Let’s start by listing the one thing she has and that you will never have, which has allowed her to have everything else on this list. Isabel dos Santos is the daughter of a president, the first known female billionaire on the African continent, and she has a lifetime membership in the so-called cryptocracy, or shadow government, where real economic-political power resides. She can have anything she wants — even if she professes to have a humble lifestyle. Here are 12 things Isabel dos Santos has that you do not, bearing in mind that best things in life are usually not even things.

1. A doting father

Maybe your dad got you a job in the mail room. Isabel’s father is Angolan President José Eduardo dos Santos. His term has lasted 33 years so far. He aided his daughter in amassing her estimated $3.7-billion fortune, according to Forbes.com. They achieved this in less than a decade.

2. Guaranteed nightlife

At 24, maybe you go to the bar down on the beach with your buddies. Isabel at 24 had a partnership in a popular Luanda bar named Miami Beach, lending the weight of her name and little investment to the deal. It was a valuable lesson in investing. Still open today, the bar serves mediocre fare with slow service and loud music.

3. Breaking news at her fingertips

You read the newspaper and get your fingers blackened with ink. Isabel owns a $500-million (70-percent) stake in the Portuguese Zon Multimedia, which controls all media in Angola. Her hands don’t have ink stains.

4. Limitless bling

Maybe your boyfriend bought you a little diamond ring. Isabel dos Santos is the main beneficiary of Angola’s diamond trade. With her husband, Sindiki Dokolo and their Victoria Holding Ltd., they acquired 72.5-percent ownership of the Swiss jeweler, de Grisogono, adding to their monopoly on the flourishing diamond trade in Angola — the fourth-largest in the world.

5.  Direct dial

You download apps on your smartphone to pass time. Isabel and her father download money to their accounts from their 25-percent stakes (each) of Unitel, the Angolan mobile telephone operator on a continent that has been revolutionized by mobile. Annual revenue streams hit around $2 billion, making it the largest privately held company in Angola.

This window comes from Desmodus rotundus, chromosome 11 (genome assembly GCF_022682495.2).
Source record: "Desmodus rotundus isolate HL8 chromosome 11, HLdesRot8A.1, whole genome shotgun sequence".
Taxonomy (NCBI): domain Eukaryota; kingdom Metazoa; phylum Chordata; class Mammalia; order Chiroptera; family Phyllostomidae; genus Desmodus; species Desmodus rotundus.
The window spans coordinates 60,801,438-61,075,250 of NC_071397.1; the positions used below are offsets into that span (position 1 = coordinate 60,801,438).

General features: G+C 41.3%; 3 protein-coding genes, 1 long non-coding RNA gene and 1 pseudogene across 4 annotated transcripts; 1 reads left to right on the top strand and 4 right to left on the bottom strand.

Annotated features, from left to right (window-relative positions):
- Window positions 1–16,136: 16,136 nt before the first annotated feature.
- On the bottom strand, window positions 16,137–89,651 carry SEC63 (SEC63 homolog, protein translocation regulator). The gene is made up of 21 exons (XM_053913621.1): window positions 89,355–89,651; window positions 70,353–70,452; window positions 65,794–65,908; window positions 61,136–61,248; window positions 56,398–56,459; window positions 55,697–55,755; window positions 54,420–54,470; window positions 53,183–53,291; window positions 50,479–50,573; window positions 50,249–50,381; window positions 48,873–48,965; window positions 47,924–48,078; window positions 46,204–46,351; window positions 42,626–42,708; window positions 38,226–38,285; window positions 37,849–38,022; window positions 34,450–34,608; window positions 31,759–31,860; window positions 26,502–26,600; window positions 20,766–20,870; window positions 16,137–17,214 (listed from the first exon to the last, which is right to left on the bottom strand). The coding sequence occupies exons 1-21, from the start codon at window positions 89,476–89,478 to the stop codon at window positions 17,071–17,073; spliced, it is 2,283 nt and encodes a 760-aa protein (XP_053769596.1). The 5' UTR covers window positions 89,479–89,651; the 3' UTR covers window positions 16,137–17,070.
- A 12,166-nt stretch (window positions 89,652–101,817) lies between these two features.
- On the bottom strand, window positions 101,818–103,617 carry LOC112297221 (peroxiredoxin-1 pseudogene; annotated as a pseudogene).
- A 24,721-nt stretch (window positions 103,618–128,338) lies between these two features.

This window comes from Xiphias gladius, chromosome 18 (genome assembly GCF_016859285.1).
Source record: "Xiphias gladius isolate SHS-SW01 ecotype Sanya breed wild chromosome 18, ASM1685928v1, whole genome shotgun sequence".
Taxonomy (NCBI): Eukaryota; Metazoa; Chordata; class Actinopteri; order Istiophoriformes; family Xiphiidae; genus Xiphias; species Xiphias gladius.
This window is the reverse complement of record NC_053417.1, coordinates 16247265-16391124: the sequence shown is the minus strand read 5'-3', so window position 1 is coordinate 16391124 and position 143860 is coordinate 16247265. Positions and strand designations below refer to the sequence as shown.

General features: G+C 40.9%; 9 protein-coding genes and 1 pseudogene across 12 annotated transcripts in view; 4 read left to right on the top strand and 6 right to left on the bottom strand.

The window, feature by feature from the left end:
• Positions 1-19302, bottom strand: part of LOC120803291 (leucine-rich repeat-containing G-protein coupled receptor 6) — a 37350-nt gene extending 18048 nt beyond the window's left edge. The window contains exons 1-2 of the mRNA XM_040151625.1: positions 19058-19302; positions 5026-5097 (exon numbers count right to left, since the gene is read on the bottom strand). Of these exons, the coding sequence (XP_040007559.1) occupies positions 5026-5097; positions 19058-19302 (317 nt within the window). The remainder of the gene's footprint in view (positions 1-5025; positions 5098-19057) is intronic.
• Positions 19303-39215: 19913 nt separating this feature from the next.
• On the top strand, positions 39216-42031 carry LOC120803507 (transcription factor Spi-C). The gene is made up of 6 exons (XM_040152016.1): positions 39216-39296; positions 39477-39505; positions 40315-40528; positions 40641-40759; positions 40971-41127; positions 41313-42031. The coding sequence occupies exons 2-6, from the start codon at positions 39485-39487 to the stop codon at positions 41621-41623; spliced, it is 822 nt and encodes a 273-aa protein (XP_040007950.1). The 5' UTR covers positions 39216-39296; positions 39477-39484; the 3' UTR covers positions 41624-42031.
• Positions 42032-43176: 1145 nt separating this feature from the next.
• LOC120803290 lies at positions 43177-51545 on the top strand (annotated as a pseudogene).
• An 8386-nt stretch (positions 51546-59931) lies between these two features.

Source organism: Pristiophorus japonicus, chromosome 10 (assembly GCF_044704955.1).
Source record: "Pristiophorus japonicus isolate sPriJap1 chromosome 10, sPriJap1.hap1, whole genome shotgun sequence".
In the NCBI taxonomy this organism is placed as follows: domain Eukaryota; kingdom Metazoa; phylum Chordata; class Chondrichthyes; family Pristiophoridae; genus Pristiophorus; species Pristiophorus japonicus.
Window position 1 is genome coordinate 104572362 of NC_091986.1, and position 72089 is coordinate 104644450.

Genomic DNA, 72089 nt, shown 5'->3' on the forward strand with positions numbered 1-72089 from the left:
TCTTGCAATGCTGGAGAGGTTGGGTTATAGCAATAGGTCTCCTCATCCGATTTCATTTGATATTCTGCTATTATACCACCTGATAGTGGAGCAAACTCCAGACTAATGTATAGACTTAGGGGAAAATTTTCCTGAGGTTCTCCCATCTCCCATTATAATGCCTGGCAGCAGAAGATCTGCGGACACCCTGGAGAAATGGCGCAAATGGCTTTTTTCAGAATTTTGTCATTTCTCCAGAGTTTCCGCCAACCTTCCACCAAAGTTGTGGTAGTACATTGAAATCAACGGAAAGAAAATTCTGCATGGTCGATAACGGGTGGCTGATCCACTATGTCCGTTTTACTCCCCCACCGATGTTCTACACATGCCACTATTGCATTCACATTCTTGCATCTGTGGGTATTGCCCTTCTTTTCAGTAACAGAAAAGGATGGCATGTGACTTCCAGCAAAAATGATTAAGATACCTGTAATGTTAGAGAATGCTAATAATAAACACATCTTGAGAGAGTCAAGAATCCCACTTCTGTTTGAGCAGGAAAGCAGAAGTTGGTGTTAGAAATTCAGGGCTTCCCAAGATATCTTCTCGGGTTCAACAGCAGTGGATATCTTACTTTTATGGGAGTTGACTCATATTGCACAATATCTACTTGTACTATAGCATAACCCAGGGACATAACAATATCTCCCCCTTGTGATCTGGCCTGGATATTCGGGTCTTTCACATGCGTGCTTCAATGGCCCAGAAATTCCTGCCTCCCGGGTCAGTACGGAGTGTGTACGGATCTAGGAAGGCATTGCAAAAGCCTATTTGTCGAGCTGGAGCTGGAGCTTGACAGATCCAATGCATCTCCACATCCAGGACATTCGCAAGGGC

6.  A built-in DIY

You shop at Home Depot for a DIY long-weekend project. Isabel owns an 89-percent stake in the only cement-producing factory in Angola. It’s owned by the company Nova Cimangola. An Angolan ministers’ resolution approved the $74-million buyout in 2006, and the company is holding strong.

7.  Shopping savvy

When you are out of groceries, you head to the grocery store or market. Isabel owns the markets. Her company, Condis, partnered with Portugal’s largest retailer, Sonae, for a 51-percent share. Scheduled for completion and opening in 2015 in Luanda are five new hypermarkets with an alleged $107-million investment.

8. Event planning know-how

You celebrate your anniversary by hiring a babysitter and hitting the local oyster house. Isabel commemorated her 10th wedding anniversary to Congolese businessman Sindika Dokolo by jetting in guests from as far away as Germany and Brazil to join hundreds of guests for a weekend extravaganza. It included a night at the Fortress of São Miguel  in the capital city of Luanda and a Sunday brunch on the beach of fashionable Mussulo Peninsula.

9.  Celebrities on speed dial

You and your pals chip in and hire a clown for your office party. As chairwoman of the Angolan Red Cross, Isabel allegedly paid $1 million for American singer Mariah Carey to appear at a December 2013 charity fundraising gala. Mariah’s notes hit high on the list of singing for dictators. She performed on a previous occasion for former Libyan leader, Muammar Gaddafi.

10.  Boss-manship

Unemployment in Angola is 25-to-36 percent of the country’s 21.47 million people. Isabel, who owns major shares in mining, oil, cement, media and banking, is said to have employed close to 4000 of the estimated 5.7 million Angolans looking for work.

11.  A positive outlook

If you have a job, you probably earn more than the $6 a day that most of Angolans live on. Isabel has a positive vision of Angola’s growing middle class, one which many living in a shadow economy do not share. Angola is one of Africa’s fastest-growing economies. Its gross domestic product is up 11.6 percent, oil production increased from .09 million to 1.8-million barrels a day, and the government budget is $69 billion. However most Angolans live on $2,040 a year.

12.  A swank crib

Isabel has her main residence in Luanda, the most expensive city in the world. For two years running, Luanda ranked No. 1 for most expensive cities on the cost of living index, according to the Mercer survey. Luanda does not, however, make the cut for quality of living.

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